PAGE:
Limits...
iRegulon: from a gene list to a gene regulatory network using large motif and track collections.

Janky R, Verfaillie A, Imrichová H, Van de Sande B, Standaert L, Christiaens V, Hulselmans G, Herten K, Naval Sanchez M, Potier D, Svetlichnyy D, Kalender Atak Z, Fiers M, Marine JC, Aerts S - PLoS Comput. Biol. (2014)

Bottom Line: Identifying master regulators of biological processes and mapping their downstream gene networks are key challenges in systems biology.Next, we use iRegulon on more challenging types of gene lists, including microRNA target sets, protein-protein interaction networks, and genetic perturbation data.Similarly we map a repressive network with no indication of direct p53 regulation but rather an indirect effect via E2F and NFY.

View Article: PubMed Central - PubMed

Affiliation: Laboratory of Computational Biology, KU Leuven Center for Human Genetics, Leuven, Belgium.

ABSTRACT
Identifying master regulators of biological processes and mapping their downstream gene networks are key challenges in systems biology. We developed a computational method, called iRegulon, to reverse-engineer the transcriptional regulatory network underlying a co-expressed gene set using cis-regulatory sequence analysis. iRegulon implements a genome-wide ranking-and-recovery approach to detect enriched transcription factor motifs and their optimal sets of direct targets. We increase the accuracy of network inference by using very large motif collections of up to ten thousand position weight matrices collected from various species, and linking these to candidate human TFs via a motif2TF procedure. We validate iRegulon on gene sets derived from ENCODE ChIP-seq data with increasing levels of noise, and we compare iRegulon with existing motif discovery methods. Next, we use iRegulon on more challenging types of gene lists, including microRNA target sets, protein-protein interaction networks, and genetic perturbation data. In particular, we over-activate p53 in breast cancer cells, followed by RNA-seq and ChIP-seq, and could identify an extensive up-regulated network controlled directly by p53. Similarly we map a repressive network with no indication of direct p53 regulation but rather an indirect effect via E2F and NFY. Finally, we generalize our computational framework to include regulatory tracks such as ChIP-seq data and show how motif and track discovery can be combined to map functional regulatory interactions among co-expressed genes. iRegulon is available as a Cytoscape plugin from http://iregulon.aertslab.org.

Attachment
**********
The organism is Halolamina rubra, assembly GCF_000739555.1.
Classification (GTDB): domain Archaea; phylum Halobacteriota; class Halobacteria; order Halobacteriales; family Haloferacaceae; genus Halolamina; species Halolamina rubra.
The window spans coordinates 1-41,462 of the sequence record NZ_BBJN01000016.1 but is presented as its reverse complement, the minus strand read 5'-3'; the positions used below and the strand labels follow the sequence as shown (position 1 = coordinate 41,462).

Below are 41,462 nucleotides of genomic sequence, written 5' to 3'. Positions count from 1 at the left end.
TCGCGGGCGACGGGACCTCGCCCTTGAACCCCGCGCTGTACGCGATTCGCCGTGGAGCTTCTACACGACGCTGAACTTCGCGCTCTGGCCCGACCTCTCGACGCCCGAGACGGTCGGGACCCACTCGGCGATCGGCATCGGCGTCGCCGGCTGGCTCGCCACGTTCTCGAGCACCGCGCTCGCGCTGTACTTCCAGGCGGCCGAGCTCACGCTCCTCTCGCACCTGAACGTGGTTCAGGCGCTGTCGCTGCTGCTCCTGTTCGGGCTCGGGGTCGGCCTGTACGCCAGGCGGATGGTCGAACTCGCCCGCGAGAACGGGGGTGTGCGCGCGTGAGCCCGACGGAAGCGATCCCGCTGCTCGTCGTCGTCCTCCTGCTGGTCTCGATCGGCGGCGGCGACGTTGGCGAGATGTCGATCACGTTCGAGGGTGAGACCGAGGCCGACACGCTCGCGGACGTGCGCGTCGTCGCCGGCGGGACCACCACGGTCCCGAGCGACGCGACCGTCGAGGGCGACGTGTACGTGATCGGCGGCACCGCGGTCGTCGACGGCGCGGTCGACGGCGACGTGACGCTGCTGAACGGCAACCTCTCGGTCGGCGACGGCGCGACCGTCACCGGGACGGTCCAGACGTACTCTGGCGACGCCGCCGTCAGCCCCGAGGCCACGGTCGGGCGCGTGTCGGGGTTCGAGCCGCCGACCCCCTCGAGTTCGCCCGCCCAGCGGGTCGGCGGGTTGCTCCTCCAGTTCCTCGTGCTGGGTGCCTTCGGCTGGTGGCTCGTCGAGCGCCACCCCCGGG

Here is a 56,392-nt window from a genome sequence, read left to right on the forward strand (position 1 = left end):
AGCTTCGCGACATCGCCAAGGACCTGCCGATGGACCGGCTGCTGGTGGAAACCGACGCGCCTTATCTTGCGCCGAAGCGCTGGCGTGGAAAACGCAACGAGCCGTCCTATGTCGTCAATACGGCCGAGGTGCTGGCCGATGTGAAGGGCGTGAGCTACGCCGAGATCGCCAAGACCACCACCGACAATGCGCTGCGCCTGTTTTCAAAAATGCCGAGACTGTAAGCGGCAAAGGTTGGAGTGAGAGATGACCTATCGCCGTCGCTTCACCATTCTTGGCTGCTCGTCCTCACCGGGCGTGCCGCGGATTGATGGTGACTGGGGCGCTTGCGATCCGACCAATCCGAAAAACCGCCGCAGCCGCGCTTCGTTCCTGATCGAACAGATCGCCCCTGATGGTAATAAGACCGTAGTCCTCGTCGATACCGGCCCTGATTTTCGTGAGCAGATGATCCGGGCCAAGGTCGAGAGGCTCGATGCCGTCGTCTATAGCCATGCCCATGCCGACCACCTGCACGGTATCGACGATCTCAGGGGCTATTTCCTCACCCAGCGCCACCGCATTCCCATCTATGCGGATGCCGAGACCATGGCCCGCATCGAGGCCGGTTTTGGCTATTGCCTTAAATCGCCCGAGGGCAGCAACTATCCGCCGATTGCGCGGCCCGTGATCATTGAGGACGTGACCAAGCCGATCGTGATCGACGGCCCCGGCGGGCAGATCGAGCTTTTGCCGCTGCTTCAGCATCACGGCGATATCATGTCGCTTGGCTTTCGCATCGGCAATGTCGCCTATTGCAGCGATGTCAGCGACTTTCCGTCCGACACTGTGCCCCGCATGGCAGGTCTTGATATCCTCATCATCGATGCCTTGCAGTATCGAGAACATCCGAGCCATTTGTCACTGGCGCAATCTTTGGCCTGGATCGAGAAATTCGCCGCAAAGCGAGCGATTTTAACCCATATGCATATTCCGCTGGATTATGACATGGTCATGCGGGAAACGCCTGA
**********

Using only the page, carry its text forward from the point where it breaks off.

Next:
Show MeSH

Related in: MedlinePlus

Regulon detection by rank-based motif discovery and motif2TF.Motif enrichment in iRegulon is measured using a ranking-and-recovery procedure using a large collection of position weight matrices (PWM). In the ranking step (A) all human genes are ranked for each motif by scoring for homotypic motif clusters across ten vertebrate species. In the recovery step (B) each of these gene rankings is tested against the set of input genes by calculating the Area Under the cumulative Recovery Curve (AUC, in pink). The example shown is for the top enriched motif, motif M2. The AUC score is normalized, based on the AUC scores of all motif rankings (distribution is shown as inset), to a normalized enrichment score (NES). A high NES score (≥3.0) indicates a motif that recovers a large proportion of the input genes within the top of its ranking. In parallel, the leading edge of the recovery curve is used to determine the optimal subset of genes that are likely controlled by this motif. In the last step (C) Motif2TF associates the candidate motif with (a number of) TFs by finding possible paths from a motif to a TF, in a motif-TF network based on direct evidence, orthology, and motif-motif similarity. The enriched TF can be from the input genes (e.g. TG5 encoding for TF2). See also Materials and Methods and Figures S1, S4.
© Copyright Policy
Related In: Results  -  Collection

License
getmorefigures.php?uid=PMC4109854&req=5